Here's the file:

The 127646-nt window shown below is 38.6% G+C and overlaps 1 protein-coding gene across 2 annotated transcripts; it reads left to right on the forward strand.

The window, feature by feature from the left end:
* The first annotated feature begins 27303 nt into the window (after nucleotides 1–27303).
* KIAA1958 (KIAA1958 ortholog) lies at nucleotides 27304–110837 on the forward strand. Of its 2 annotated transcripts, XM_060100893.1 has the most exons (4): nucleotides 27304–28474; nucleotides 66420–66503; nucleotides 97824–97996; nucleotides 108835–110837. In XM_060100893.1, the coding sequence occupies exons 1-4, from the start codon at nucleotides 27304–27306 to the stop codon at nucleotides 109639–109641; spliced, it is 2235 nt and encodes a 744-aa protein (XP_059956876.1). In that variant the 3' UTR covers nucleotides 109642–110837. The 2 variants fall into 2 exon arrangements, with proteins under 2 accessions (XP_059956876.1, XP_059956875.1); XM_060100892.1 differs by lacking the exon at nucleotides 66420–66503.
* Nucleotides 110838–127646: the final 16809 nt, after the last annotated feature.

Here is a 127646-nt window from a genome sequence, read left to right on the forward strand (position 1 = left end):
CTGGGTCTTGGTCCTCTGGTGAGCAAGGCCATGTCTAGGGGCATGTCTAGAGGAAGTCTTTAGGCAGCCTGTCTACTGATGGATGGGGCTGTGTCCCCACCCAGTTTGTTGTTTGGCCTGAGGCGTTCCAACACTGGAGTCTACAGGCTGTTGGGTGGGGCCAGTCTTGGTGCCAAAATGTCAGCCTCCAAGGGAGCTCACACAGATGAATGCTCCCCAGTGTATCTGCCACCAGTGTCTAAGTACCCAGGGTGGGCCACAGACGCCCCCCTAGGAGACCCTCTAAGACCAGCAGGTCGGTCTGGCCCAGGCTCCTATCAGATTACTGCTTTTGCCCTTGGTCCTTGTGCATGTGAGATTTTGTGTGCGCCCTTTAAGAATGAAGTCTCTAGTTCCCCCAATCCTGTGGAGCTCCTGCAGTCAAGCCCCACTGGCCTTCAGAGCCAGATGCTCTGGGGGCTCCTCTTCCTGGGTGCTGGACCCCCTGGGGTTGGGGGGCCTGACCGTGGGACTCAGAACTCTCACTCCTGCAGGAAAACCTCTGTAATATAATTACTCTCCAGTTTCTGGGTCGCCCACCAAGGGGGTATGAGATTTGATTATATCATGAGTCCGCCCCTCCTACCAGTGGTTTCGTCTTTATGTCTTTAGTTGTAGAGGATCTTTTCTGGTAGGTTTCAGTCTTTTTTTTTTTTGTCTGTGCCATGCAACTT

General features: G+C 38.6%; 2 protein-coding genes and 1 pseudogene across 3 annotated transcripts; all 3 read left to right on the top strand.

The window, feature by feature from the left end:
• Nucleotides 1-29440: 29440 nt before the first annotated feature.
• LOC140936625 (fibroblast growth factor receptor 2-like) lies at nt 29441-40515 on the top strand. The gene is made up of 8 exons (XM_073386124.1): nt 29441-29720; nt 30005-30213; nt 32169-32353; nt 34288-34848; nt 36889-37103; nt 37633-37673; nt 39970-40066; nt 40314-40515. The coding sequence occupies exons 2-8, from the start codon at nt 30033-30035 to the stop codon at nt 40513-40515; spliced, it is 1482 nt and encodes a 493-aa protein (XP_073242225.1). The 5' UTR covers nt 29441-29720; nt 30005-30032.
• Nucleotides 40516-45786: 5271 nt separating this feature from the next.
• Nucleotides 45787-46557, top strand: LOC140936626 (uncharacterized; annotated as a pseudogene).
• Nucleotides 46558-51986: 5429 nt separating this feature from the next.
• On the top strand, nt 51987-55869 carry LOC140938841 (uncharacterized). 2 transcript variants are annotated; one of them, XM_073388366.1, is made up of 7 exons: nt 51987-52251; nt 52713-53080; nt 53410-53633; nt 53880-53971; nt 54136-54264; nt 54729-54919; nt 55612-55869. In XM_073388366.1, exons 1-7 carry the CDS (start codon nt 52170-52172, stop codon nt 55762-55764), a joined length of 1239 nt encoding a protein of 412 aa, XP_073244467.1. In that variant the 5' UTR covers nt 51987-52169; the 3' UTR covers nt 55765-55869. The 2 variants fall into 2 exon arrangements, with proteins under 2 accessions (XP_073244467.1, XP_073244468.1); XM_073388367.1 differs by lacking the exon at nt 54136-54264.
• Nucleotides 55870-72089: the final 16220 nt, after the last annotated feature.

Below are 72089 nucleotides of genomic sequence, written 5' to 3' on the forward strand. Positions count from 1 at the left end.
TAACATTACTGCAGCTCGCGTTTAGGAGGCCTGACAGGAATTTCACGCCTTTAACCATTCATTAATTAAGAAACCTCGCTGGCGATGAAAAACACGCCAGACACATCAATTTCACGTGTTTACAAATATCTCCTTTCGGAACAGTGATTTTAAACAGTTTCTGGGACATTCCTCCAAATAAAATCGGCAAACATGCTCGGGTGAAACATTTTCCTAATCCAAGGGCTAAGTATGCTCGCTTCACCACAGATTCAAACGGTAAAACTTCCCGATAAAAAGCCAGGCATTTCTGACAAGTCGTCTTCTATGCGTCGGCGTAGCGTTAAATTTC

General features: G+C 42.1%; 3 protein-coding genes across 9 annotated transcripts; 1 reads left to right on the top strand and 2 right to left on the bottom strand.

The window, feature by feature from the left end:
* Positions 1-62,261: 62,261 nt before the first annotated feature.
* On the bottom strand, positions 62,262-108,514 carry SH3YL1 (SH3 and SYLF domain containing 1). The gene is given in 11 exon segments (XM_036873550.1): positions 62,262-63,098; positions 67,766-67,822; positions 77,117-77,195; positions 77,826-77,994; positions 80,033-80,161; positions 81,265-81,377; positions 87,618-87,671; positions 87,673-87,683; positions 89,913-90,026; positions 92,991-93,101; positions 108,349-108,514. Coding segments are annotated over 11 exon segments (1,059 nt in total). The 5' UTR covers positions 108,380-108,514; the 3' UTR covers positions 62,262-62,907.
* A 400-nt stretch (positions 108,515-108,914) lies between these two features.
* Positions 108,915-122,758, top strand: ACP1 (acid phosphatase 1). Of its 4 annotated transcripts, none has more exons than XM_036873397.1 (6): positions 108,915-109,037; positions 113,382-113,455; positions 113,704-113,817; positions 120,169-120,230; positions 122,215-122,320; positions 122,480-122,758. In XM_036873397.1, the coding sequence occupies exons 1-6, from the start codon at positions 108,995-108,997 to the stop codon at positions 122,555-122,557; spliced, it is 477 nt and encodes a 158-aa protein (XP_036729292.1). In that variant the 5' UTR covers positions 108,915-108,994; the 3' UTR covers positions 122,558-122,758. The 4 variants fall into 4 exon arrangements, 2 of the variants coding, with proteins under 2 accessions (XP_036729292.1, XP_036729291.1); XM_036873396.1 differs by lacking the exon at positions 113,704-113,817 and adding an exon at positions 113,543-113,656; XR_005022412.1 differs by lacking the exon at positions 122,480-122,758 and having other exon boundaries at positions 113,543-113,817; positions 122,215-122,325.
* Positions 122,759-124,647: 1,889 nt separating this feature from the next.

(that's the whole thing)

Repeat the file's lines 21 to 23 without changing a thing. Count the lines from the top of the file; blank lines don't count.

* Positions 1-62,261: 62,261 nt before the first annotated feature.
* On the bottom strand, positions 62,262-108,514 carry SH3YL1 (SH3 and SYLF domain containing 1). The gene is given in 11 exon segments (XM_036873550.1): positions 62,262-63,098; positions 67,766-67,822; positions 77,117-77,195; positions 77,826-77,994; positions 80,033-80,161; positions 81,265-81,377; positions 87,618-87,671; positions 87,673-87,683; positions 89,913-90,026; positions 92,991-93,101; positions 108,349-108,514. Coding segments are annotated over 11 exon segments (1,059 nt in total). The 5' UTR covers positions 108,380-108,514; the 3' UTR covers positions 62,262-62,907.
* A 400-nt stretch (positions 108,515-108,914) lies between these two features.